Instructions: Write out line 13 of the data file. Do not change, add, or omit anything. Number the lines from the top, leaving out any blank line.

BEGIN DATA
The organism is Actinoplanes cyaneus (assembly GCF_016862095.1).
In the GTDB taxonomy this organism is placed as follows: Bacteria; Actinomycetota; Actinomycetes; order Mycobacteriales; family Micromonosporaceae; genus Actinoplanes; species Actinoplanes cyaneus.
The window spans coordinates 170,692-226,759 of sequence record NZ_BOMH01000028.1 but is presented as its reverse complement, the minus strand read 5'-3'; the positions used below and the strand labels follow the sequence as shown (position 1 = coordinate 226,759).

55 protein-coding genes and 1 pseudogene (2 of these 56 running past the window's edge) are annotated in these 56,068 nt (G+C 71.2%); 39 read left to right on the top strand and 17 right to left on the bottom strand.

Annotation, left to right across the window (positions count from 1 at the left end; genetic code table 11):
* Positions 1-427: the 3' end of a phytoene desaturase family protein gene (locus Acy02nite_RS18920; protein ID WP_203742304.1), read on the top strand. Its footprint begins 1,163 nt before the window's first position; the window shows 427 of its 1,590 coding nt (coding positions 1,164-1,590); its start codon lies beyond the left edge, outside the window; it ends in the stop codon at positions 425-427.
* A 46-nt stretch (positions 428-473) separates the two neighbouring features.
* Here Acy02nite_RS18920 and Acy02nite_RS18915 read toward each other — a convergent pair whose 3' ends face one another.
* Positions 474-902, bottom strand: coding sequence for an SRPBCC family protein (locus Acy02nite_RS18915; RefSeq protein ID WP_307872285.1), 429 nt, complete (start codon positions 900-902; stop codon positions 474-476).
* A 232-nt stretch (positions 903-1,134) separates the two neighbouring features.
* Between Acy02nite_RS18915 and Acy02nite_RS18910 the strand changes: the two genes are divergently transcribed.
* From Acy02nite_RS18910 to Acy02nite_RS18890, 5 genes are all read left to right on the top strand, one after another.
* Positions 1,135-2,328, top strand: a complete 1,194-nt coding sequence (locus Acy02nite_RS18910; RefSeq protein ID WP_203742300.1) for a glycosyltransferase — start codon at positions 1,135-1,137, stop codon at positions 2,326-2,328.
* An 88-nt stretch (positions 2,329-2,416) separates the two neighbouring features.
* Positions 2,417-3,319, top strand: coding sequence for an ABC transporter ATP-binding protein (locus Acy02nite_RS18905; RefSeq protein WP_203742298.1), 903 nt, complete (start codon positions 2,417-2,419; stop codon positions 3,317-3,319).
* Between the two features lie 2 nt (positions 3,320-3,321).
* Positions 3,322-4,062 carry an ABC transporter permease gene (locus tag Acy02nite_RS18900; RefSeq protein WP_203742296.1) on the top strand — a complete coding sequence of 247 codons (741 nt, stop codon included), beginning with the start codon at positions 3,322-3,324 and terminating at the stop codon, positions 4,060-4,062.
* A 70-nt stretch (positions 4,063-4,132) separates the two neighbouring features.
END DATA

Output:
* Positions 1,135-2,328, top strand: a complete 1,194-nt coding sequence (locus Acy02nite_RS18910; RefSeq protein ID WP_203742300.1) for a glycosyltransferase — start codon at positions 1,135-1,137, stop codon at positions 2,326-2,328.